Matthew Hunter, January 1, 2012 (view all comments by Matthew Hunter)
The lives of a president and an anarchist assassin contrasted side by side in alternating chapters. I never knew the consequential nature of McKinley's presidency until reading this book. The story is told masterfully.
The President and the Assassin: McKinley, Terror, and Empire at the Dawn of the American Century
0 stars -
Random House -
"Publishers Weekly Review"
by Publishers Weekly,
"Miller, a correspondent for the Wall Street Journal and Reuters, faithfully captures the turbulent time at the turn of the 20th century when America faced discord from within and without, and war and an assassin altered America's history. President McKinley, then the most popular U.S. president since Lincoln, rose from humble beginnings in Ohio to become a Civil War hero and hardworking congressman, and as president determined to govern with a nonconfrontational style and maintain a peaceful foreign policy. In telling the stories of McKinley and his killer in alternating chapters, Miller uses sharp parallels between the president and his anarchist killer, Leon Czolgosz, a factory worker who lost his job in the crash of 1893 and was something of a loner who found an emotional outlet following the anarchist movement andÂ activist Emma Goldman. Goldman's words inspired the depressed man to violence. With a smoldering labor crisis, foreign woes with Spain and Cuba, and a harsh media barrage, McKinley finally thought things were going his way until the fateful day he was shot. Miller's polished and vivid narrative of these complex, dissimilar men makes this piece of Americana appear fresh and unexpected. (June)" Publishers Weekly Copyright PWxyz, LLC. All rights reserved.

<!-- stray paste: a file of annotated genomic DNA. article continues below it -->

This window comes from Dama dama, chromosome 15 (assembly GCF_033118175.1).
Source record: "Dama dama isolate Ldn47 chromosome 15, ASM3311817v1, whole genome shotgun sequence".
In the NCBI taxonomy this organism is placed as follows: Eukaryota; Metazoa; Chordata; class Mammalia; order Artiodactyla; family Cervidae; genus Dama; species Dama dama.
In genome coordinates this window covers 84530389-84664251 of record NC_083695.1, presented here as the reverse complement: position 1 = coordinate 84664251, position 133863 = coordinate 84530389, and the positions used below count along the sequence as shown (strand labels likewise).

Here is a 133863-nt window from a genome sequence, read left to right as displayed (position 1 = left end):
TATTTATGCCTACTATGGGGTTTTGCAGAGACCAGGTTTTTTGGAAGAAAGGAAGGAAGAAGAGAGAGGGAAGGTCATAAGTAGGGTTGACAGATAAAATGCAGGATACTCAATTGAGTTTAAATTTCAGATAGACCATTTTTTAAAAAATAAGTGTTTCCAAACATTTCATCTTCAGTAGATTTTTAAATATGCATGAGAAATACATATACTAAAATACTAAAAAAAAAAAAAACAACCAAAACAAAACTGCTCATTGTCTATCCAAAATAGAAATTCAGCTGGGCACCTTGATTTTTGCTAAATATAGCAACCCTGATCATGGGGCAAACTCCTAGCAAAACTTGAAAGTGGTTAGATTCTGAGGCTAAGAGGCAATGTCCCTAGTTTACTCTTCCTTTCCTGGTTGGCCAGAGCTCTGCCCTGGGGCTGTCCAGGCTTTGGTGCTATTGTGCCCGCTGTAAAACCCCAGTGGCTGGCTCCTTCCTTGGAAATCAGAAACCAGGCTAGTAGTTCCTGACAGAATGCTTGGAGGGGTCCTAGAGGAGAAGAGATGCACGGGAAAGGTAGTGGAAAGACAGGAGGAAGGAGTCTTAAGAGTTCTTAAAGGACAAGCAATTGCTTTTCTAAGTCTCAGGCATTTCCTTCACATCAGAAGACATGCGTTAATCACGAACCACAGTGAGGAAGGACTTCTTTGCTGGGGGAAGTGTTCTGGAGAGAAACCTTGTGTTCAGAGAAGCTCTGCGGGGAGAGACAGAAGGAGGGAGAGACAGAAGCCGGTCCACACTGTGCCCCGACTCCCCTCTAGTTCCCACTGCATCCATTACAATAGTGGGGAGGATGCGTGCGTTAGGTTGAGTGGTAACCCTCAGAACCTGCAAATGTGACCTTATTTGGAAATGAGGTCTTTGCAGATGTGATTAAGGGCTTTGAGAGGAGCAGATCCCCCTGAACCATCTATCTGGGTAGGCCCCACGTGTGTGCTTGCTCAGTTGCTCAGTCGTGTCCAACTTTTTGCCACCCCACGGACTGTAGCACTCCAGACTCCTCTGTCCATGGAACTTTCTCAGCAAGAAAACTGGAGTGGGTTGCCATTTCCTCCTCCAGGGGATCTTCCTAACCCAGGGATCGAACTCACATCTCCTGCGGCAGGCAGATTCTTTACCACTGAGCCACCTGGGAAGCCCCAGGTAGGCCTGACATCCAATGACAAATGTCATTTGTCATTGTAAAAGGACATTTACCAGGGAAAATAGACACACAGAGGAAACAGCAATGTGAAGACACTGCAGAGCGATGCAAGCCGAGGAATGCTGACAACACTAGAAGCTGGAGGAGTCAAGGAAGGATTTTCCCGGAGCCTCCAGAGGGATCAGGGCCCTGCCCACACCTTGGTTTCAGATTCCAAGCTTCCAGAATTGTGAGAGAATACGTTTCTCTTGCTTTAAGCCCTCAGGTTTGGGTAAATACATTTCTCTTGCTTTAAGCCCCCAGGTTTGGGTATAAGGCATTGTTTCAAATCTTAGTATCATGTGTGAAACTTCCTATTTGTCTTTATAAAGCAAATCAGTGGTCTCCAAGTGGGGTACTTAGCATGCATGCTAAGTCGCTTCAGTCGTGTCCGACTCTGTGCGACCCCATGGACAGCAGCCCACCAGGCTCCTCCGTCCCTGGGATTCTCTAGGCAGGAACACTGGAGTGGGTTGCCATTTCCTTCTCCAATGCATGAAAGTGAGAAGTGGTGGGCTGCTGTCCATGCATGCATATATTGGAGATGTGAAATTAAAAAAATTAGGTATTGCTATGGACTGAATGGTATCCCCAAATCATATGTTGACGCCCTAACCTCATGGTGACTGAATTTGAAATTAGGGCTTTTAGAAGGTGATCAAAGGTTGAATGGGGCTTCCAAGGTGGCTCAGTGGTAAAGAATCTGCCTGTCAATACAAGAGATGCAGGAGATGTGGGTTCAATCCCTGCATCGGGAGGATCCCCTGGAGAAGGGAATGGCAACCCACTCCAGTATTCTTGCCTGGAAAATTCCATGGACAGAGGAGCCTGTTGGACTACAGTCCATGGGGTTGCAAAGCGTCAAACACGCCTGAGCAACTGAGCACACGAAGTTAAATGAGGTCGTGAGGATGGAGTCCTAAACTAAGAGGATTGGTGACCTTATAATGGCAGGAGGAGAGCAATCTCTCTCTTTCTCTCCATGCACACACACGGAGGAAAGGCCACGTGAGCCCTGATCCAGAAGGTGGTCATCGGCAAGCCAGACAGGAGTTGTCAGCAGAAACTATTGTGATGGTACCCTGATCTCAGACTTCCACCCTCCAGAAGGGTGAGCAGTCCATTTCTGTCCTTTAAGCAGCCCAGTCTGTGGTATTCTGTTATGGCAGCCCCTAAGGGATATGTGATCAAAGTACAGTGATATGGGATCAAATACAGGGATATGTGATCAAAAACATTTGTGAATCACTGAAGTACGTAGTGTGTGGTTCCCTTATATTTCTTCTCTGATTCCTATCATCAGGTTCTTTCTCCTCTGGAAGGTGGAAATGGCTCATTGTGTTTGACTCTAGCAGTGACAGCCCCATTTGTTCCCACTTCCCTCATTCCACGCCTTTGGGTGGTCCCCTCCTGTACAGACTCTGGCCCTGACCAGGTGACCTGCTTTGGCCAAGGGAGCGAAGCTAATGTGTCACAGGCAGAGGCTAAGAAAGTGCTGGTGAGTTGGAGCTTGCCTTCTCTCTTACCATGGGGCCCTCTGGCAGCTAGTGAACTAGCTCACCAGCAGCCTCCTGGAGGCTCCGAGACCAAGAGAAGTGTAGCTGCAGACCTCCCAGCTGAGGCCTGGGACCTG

"Review A Day"
by Elinor Langer, The Oregonian,
"Even without the intrinsic draw of the 1901 presidential assassination that shapes its pages, Scott Miller's The President and the Assassin: McKinley, Terror, and Empire at the Dawn of the American Century would be absorbing reading. A former reporter for the Wall Street Journal with a flair for presenting complicated issues and personalities as an intelligible whole, Miller examines the social, economic and political forces that underlay the transformation of the U.S. after the Civil War from a feeble newcomer in world affairs to the global power we know today in a way that keeps you learning and turning pages at the same time. Rewarding as it is to be able to grasp at last such late 19th-century mysteries as the monetary debates that have befuddled college students ever since, what makes the book compelling is neither the narrative nor the explanations but the sense of familiarity that pervades it all. Indeed, so many of the circumstances and events of the earlier time have parallels in our own that the experience of reading it is practically eerie." (Read the entire Oregonian review)
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